Recovery has key issues besides the actual drug of choice to over come.

Solutions For Issues

External and Internal Issues

Recovery is not a quick fix for most. It is a commitment to life long sobriety.  With the commitment comes the external issues and the internal issues of life. 


We have identified at least three external issues those in recovery may face:

1. Homelessness:  persons who have chosen to procrastinate about sobriety tend to burn bridges with their families and friends, often leaving them with no resources for shelter.  Early recovery persons tend to take longer to build trust for returning home and even though they are sober may still be homeless.

Solution: Bethesda searches for safe residential openings for those who are homeless.  Although there are no homeless shelters at this time in Waycross GA, we have found shelters for many in nearby or surrounding towns. 

2. Education:  Some begin their path through drugs and alcohol early on in life, shortchanging their education.  Some have completed their high school but have relatively no general life skills.

Solution: Bethesda encourages peers to work towards completing at least the minimal requirements for GED and if they have not finished college provides opportunities to their clients to work on line to complete their studies.  

Life skills are taught to both residential and day services clients.

Employment:  Persons in early recovery may have legal issues to overcome before they can be ready to take a job.  Others have limited job skills or need refresher courses to update their office skills.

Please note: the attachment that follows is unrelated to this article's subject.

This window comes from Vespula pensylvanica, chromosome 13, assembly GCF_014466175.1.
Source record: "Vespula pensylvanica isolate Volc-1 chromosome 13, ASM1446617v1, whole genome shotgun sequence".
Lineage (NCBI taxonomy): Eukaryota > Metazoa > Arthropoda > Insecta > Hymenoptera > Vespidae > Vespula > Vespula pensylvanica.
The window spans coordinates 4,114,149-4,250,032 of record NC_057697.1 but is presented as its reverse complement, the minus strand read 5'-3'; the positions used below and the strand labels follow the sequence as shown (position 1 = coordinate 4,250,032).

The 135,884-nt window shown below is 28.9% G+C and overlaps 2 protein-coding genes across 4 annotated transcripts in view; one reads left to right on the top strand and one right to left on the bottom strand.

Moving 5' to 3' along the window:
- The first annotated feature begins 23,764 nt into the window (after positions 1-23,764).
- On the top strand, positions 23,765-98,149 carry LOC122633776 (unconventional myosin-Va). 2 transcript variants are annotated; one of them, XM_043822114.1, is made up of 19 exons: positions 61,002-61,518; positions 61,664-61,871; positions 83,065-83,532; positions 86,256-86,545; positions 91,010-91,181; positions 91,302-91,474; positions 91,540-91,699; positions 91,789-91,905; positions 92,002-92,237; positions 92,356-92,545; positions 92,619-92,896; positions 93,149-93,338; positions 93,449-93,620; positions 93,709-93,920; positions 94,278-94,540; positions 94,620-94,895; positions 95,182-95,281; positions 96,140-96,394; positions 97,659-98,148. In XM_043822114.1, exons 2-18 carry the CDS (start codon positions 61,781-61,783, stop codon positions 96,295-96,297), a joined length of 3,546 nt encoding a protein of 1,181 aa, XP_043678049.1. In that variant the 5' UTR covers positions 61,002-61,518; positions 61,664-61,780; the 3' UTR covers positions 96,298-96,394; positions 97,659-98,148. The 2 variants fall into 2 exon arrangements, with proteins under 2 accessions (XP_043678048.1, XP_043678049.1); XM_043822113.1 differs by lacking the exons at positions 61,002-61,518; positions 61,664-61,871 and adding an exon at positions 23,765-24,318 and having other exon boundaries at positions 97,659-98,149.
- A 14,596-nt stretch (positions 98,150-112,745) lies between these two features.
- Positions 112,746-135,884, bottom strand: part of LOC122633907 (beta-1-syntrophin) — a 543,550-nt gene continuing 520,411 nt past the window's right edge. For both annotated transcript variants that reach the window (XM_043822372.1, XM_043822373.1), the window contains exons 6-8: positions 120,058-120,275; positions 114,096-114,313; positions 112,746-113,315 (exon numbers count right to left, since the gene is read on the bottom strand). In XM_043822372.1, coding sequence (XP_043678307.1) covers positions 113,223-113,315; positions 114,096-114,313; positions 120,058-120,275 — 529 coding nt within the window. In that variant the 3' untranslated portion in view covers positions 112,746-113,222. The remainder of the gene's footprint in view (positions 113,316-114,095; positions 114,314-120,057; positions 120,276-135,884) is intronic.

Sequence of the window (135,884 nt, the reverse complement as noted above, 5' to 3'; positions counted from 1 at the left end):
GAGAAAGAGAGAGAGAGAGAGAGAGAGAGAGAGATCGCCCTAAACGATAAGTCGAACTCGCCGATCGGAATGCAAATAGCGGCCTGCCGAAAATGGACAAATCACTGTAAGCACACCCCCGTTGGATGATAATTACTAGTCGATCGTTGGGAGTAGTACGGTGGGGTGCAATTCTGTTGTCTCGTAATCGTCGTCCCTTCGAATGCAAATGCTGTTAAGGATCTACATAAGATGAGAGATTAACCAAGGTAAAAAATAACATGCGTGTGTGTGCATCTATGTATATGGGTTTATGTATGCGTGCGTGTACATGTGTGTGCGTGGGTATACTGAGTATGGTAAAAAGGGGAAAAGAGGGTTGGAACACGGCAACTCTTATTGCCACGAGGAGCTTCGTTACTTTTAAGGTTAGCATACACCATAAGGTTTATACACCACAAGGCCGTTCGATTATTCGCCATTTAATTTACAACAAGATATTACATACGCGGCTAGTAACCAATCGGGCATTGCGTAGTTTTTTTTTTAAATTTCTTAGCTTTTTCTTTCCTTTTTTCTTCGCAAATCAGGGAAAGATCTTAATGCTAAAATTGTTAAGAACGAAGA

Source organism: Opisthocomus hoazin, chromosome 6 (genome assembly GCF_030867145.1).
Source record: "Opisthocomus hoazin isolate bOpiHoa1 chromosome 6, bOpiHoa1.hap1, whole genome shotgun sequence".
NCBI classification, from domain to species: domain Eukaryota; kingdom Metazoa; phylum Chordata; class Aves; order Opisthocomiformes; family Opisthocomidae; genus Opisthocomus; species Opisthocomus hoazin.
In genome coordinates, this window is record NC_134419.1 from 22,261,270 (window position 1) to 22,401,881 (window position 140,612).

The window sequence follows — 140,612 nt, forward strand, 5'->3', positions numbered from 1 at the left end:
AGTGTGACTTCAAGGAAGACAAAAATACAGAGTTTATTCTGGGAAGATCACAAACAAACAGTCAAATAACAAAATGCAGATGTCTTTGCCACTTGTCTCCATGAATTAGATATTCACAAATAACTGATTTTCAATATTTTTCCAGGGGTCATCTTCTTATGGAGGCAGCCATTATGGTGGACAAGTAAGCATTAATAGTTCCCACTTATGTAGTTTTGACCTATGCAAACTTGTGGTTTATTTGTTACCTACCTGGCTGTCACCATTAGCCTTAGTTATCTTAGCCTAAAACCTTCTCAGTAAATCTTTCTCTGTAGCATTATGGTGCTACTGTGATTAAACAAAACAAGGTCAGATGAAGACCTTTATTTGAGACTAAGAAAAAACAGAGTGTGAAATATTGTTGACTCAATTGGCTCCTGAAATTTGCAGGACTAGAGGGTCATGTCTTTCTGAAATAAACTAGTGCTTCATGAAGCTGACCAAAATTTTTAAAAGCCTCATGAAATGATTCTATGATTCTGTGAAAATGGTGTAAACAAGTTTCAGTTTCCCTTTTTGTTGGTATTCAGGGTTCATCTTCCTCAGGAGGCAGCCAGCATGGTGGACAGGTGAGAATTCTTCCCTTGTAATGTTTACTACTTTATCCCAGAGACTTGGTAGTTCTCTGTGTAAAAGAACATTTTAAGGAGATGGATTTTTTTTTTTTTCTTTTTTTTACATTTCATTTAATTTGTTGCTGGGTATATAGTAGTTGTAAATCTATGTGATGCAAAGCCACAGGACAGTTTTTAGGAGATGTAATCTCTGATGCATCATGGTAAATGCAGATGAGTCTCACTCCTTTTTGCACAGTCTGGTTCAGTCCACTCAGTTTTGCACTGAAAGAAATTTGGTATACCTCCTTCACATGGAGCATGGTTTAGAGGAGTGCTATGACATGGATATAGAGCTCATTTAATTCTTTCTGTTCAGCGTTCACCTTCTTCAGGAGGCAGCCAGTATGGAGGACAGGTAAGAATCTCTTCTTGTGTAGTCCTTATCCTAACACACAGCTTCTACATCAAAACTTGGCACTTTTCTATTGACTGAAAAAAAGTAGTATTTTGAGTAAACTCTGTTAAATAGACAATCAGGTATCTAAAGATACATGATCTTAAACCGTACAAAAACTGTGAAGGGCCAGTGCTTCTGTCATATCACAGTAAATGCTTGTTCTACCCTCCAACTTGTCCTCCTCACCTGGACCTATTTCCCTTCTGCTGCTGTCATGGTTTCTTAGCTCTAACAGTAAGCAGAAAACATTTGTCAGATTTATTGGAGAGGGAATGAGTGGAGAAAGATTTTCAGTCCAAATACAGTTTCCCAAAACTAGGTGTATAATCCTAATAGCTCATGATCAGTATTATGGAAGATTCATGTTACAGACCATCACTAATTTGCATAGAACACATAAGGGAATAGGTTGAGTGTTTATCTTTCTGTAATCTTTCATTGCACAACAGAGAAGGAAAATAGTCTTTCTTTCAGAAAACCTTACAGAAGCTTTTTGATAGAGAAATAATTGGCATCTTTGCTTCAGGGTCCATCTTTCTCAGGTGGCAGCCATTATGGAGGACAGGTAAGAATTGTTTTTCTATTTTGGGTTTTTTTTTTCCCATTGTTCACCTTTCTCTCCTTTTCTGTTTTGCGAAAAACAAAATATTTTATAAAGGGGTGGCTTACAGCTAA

Solution: Bethesda works with Labor Finders, Good Will, and several private businesses to help find beginning jobs for their clients.


We have also identified three major internal issues most people in recovery experience. 

1. Communication:  Because manipulation has been a way of life in the old life, persons in early recovery need new communication skills. 

Solution: Bethesda holds groups and one on one support for learning skills in communication such as assertiveness, listening, and practice intentionally not knowing.

2.Identity: Over and over I hear people say "I don't know who I am."  The truth is the negativity of the former lifestyle robs a person of their true self.  

Solution:  When a person begins to be accepted as a human being, they learn their worth as a person. Bethesda assists with this by treating clients with respect, honoring differences and encouraging personal responsibility. We do this by asking questions which result in the client making choices for himself. 


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